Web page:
Jon Batiste: Five Essential Mavis and Pops Staples Songs
Jon Batiste (photo by Sasha Israel, PR)
[August 2018 update: In addition to his duties at "The Late Show with Stephen Colbert," Jon Batiste has signed to Verve Records and will release his first solo album, Hollywood Africans, on September 28. The collection spans both Batiste's own original compositions and some standards too, like Louis Armstrong's "What a Wonderful World." And one of Batiste's favorite singers and human beings, Mavis Staples, will be a part of New York's AmericanaFest at Lincoln Center's Damrosch Park on August 11, along with Joe Henry. Both Batiste and Staples were at the 2018 Newport Folk Festival too, with Staples joining Mumford and Sons for their surprise set.]
Since "The Late Show with Stephen Colbert" debuted on CBS in September 2015, Jon Batiste, the show's charismatic music director, pianist and melodica master, and his group, Stay Human, have been an indelible part of America's television nightscape.
The multifaceted Batiste, who has also moonlighted as a comedian and actor when not playing effusive New Orleans-sparked jazz and rock, is an integral factor in the show's razor-sharp intelligence and sophisticated cool. But the young Kenner, Louisiana-raised, Juilliard-educated, New York-based musician had an impressive, illustrious career long before Colbert and the late night talk show circuit, releasing his first album, Times in New Orleans, at the precocious age of 17. He's collaborated with Prince, Wynton Marsalis and Questlove and is associate artistic director of Harlem's National Jazz Museum.
And like this week's FUV Essentials, Mavis Staples and the Staple Singers, Batiste hails from a very musical family, the Batiste Brothers Band (inspiring his character and others in HBO's "Treme"). Activism, altruism and human rights also play a significant role in the young artist's professional and personal life. He warmly defines his art as "social music" — as he explained on "The Colbert Report" back in 2014. "Music is really about a shared experience," said Batiste. "A genuine human exchange."
Not surprisingly, Mavis Staples and Batiste quickly found their way to each other — the pair have performed together and Batiste co-wrote the song "Tomorrow" with Aloe Blacc (who wrote about Stevie Wonder for FUV Essentials) for her 2016 album Livin' on a High Note. She discussed their collaboration with Colbert when a guest on the show in February 2016 (with Batiste joining in).
Batiste kindly took time from his demanding schedule to write about Mavis, Pops and the Staple Singers for FUV Essentials — and it's a Batiste-style "love riot" of admiration, enthusiasm and inspiration.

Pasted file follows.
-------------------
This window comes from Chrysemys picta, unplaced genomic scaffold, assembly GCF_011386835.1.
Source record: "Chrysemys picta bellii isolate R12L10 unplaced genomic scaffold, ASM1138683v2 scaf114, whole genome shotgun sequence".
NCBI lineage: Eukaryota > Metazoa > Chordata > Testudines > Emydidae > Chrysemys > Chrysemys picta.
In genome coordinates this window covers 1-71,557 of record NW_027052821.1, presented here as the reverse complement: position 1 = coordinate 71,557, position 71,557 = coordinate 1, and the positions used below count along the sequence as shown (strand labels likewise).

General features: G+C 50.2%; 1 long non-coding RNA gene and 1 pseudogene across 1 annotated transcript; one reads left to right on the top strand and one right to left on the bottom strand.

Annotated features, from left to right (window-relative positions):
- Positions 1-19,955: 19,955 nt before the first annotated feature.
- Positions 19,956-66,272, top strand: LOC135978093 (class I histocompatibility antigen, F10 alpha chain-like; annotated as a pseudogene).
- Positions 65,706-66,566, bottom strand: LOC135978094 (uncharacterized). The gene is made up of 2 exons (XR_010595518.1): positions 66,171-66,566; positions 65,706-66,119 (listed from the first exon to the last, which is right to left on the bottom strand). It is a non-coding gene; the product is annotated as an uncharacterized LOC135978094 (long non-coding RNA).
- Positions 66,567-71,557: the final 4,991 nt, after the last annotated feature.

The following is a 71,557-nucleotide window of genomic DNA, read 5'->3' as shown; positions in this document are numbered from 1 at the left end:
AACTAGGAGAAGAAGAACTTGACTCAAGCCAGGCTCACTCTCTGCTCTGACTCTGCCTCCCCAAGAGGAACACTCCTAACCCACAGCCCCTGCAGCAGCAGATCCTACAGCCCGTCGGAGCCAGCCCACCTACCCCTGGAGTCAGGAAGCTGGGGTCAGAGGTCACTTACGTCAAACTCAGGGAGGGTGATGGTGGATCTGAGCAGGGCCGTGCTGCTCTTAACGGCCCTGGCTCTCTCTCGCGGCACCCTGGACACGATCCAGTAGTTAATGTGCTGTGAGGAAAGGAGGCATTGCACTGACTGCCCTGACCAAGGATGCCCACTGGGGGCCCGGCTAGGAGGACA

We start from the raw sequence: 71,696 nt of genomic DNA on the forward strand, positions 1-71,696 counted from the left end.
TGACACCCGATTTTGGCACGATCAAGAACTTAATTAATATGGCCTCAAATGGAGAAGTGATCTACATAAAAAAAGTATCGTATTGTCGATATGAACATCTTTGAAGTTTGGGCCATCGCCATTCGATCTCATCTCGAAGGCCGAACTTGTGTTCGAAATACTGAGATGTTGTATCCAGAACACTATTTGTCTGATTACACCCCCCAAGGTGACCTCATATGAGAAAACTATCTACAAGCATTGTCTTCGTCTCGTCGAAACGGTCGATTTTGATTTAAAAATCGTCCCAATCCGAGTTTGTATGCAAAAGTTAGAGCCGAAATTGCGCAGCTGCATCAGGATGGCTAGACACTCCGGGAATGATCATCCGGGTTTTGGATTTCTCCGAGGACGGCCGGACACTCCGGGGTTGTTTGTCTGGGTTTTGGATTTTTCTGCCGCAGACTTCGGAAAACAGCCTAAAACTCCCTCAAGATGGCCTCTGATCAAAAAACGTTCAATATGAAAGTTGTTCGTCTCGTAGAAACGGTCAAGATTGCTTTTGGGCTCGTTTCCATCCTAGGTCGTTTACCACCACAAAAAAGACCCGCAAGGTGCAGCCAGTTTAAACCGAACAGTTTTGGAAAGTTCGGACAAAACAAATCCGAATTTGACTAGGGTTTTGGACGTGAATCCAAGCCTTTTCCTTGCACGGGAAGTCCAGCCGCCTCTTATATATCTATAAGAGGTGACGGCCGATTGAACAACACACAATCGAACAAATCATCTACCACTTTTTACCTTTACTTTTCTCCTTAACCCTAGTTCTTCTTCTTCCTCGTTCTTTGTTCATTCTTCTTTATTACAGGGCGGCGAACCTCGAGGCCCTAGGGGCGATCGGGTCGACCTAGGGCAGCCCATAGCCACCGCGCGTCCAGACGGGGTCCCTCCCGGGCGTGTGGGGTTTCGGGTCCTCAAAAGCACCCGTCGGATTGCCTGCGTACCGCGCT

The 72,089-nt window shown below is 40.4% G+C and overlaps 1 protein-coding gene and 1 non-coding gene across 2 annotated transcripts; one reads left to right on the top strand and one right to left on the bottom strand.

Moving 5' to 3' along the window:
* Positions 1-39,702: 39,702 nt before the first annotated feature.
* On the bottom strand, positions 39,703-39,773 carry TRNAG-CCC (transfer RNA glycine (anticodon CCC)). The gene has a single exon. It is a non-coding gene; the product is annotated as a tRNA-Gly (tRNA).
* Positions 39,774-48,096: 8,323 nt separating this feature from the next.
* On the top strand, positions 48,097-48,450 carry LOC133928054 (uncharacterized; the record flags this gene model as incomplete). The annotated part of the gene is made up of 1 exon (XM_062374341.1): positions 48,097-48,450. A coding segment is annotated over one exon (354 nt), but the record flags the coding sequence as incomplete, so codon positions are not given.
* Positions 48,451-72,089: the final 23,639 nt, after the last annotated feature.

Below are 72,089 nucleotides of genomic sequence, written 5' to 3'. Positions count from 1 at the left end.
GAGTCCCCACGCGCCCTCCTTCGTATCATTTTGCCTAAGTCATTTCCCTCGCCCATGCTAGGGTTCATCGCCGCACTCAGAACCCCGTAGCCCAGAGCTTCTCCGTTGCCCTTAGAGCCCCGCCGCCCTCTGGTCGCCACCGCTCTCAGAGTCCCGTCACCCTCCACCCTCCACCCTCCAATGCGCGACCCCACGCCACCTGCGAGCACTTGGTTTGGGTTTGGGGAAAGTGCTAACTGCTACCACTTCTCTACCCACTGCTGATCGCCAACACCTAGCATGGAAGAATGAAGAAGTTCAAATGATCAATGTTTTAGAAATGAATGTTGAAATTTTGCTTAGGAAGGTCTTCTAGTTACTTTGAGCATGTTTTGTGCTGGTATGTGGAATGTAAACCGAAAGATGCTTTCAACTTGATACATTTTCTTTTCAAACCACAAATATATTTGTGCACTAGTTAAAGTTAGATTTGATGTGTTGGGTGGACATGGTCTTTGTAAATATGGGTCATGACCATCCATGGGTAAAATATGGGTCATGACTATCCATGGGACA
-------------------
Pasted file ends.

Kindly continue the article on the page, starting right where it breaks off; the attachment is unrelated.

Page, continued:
Jon Batiste: Five Essential Mavis and Pops Staples Songs:
Mavis Staples, "Crying In the Chapel," late '60s single later released on Lost Soul (1994)
Her voice is always so honest. This single is from early in her career as a solo artist and displays her ability to tell a story with an uncanny depth of feeling. The redemption in her voice is palpable. I also love how tight and compact the arrangement is. A must listen for true Mavis fans.
Pops Staples, "Nobody's Fault But Mine," Don't Lose This (2015)
This recording transports me to another time and place. This is a posthumous release and has a supernatural quality to it. It's trancelike and makes one consider repentance.
Mavis Staples, "We're Gonna Make It," You Are Not Alone (2010)
Mavis has a way of making you feel good about life. When she says everything is gonna be okay, you really believe it. This recording has such a joyous aura to it and it transports you home, no matter where you're from. The wisdom in her voice is healing. Love it!
The Staple Singers, "The Freedom Highway," Freedom Highway Complete: Recorded Live at Chicago's New Nazareth Church (1965)
Mavis and her family are truly sanctified, anointed by God to sing and uplift souls. Put this record on and have an instant revival. The power and love that is present in this recording is so moving that it makes me cry. You can almost hear the pews shaking. This was movement music. Revolution music.
The Staple Singers, "I'll Take You There," Be Altitude: Respect Yourself (1972)
If an alien from another planet landed on earth and asked "what is music?" this record would in the top ten of what I'd use as an example. Here we witness what happens when a stellar song is performed by the perfect artist for it. No one could have sung this song better than Mavis. It's her soul personified.
For die-hard Mavis fans this is an obvious choice but for the novice I'd recommend this is a first listen. My dad would play this song for me when I was a kid and it's always been a part of the fabric of my childhood. It was also the first song that I performed with Mavis when we first met. This song obviously has a special place in my heart and is truly a timeless classic.
- Jon Batiste